Windows Killed My Acer Computer

It doesn’t matter what computer you write on as long as you write, but my Acer tower computer and I have been thorough a lot. It has i3 core cpu and was running windows 7 when I got it. I manage to get it upgraded to Windows 8, then Windows 10. The latest major Windows 10 update did it in. The major Windows 10 update would not load. Ended up downloading a Windows program that forced the update onto the computer. There was no working on the computer while as the update loaded, but it loaded.

For a month the major update had been trying to load, but never would fully load. Sometimes It would get to 98% installed then hang, forever. I left it on overnight but it never got pass the 98% mark. Other times it would act like it installed, then within hours it would start the update over again. During all these previous updates I got no error messages, no indication that the update loaded or not.

Once the major update was loaded the machine worked for a full day without Windows updater trying to force the major Windows 10 update on my machine.

Then I got an update alert. A security update was going to be loaded on the machine. I had no options to delay the update or to do as Windows advises to make a back up of the latest install.

The update demanded a reset. The computer screen went black, the machine beeped. The hard drive is doing something, but the screen remains black. For hours it remains black.  I turned the machine off then back on. Just a black screen. Not the blue screen of death, it’s black. Day after day I would turn the machine on, but no change.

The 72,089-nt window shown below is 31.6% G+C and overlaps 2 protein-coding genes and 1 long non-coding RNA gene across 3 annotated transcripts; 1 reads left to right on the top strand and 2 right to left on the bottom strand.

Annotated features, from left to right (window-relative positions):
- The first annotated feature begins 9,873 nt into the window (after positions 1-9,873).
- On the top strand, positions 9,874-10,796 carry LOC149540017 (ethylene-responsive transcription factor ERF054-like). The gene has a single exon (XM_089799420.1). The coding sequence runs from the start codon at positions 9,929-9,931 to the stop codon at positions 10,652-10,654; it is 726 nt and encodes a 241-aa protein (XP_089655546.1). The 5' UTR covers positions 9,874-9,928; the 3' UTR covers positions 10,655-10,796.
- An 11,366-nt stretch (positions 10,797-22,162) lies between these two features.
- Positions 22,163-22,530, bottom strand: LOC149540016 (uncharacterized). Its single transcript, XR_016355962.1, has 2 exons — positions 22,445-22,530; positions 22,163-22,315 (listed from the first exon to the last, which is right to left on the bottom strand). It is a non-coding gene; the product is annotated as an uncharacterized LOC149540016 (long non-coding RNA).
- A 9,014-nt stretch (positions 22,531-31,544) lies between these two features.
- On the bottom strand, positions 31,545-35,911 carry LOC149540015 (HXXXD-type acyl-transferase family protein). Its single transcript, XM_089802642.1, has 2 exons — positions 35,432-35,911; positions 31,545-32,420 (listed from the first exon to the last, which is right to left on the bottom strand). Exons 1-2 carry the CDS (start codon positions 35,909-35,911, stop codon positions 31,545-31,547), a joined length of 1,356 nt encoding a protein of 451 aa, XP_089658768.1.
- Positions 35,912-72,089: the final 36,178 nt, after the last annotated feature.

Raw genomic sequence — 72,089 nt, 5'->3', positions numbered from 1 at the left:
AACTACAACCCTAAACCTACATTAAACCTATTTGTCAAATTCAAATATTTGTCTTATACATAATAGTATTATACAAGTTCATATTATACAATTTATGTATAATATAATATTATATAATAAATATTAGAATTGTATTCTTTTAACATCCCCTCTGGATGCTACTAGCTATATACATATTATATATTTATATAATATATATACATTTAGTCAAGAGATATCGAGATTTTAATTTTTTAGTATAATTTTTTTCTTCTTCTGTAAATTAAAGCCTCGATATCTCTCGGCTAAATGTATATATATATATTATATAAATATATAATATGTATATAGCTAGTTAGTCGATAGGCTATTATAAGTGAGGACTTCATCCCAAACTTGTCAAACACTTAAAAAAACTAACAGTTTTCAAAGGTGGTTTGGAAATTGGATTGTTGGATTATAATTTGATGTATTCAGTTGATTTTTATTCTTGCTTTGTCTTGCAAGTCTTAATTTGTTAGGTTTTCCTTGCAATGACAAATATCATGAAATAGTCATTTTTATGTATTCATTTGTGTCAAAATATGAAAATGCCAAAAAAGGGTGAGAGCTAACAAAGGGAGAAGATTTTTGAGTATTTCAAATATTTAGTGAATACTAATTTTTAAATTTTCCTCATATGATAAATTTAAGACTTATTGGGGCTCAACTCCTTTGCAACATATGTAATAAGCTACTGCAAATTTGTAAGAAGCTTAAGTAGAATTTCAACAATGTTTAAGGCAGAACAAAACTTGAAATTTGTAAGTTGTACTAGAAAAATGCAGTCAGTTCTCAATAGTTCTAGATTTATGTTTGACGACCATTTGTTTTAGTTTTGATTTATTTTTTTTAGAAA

My computer savvy friends say; install Linux.

I have a backup computer. It’s a laptop and newer than the Acer. I haven’t been in a Starbucks in months. I eat out once a week with friends for $10.00 dollars or less. I get one glass of ice tea at the writers weekly  meeting and bring a doughnut if I haven’t had lunch since the coffee shop is too expensive for their treats.

By cutting back I was able to buy a low end i5 laptop with a previous generation cpu. That’s what I’m writing this on. Windows has not stopped me from writing.

When I get the time I will load Linux on the old machine, but it won’t be the same. You can write and do a lot of things with the Linux operating system.

Still I miss the old machine. It was big, slow, but it came through and a wrote a lot of words on that machine.

Stay strong, write on, and I miss you old friend.

Professor Hyram Voltage


The Steampunk Idea Treasure Map

To find an idea for a book you need a map.

When I was a kid (I was never a little kid) I went out into the desert to find treasure. There were lots of stories of lost gold mines and the treasure of De Anaza and I was going to find some. One minor rescue later I was back home without a treasure.

The point, if your looking for something you need to have an idea of what your looking for and you need to do some research for before you start looking. Real treasure hunter look in libraries. Often going to old archives to look for all the information on ship wrecks, robberies, and any information they can find on where treasure may be. They also look at what others have done. Why search places where others have combed over a dozen times.